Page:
99. Magnolia (1999)
Leonard Maltin's Rating :
Should be :
IMDB Rating : 8.0
Rotten Tomatoes Rating : 87%
Rotten Tomato Info: "An intriguing and entertaining study in characters going through varying levels of crisis and introspection. This psychological drama leads you in several different directions, weaving and intersecting various subplots and characters, from a brilliant Tom Cruise, as a self-proclaimed pied-piper, to a child forced to go on a TV game show and the pressures he faces from a ruthless father."
Leonard says in his review : "A mosaic of misery, with an array of characters-ranging from a dying man and his angelic male nurse to a precocious kid pressured to perform on a TV game show-who must deal with anger, guilt, isolation, the sins of the fathers, and ultimately, forgiveness, on an almost Biblical level. Fine performances in this emotionally exhausting film, including a dynamic Cruise as a self-invented Pied Piper of satyrdom. Overall impact is muted by the film's sheer length."
Julianne Moore, William H. Macy, John C. Reilly, Tom Cruise, Philip Baker Hall, Philip Seymour Hoffman, Jason Robards... Can you consider a movie great just because of the cast and the great performances they turned in? I think so. Even if there wasn't any plot I still would consider this a great film, just for the performances alone.
But there is a plot in Magnolia as different characters search for the love and life and power and wealth. In his Great Movie review of Magnolia Roger Ebert said: "Magnolia is one of those rare films that works in two entirely different ways. In one sense, it tells absorbing stories, filled with detail, told with precision and not a little humor. On another sense, it is a parable. The message of the parable, as with all good parables, is expressed not in words but in emotions. After we have felt the pain of these people, and felt the love of the policeman and the nurse, we have been taught something intangible, but necessary to know."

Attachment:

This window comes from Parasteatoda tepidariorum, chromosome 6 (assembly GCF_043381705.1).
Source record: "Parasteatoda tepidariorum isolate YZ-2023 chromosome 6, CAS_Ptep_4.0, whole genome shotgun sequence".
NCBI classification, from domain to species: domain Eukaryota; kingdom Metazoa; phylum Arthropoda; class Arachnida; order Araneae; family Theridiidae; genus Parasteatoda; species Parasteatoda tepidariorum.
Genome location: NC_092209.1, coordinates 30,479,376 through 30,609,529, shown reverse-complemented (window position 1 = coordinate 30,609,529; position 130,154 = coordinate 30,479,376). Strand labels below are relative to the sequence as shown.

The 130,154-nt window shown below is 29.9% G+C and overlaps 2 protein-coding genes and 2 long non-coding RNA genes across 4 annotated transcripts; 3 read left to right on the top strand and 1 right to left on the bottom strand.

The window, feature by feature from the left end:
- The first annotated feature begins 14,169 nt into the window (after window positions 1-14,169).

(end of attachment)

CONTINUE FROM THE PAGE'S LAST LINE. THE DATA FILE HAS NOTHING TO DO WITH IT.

In his original 4 Star review Roger said: "Magnolia is the kind of film I instinctively respond to. Leave logic at the door. Do not expect subdued taste and restraint, but instead a kind of operatic ecstasy. At three hours it is even operatic in length, as its themes unfold, its characters strive against the dying of the light, and the great wheel of chance rolls on toward them."
I've seen Magnolia three or four times and I look forward to future viewings. Like all great movies, I know I will it will get better with each viewing.
Magnolia is one of those rare movies that when you see it, you recognize it's greatness, even though you don't totally comprehend it and then you look forward to your next viewing of it.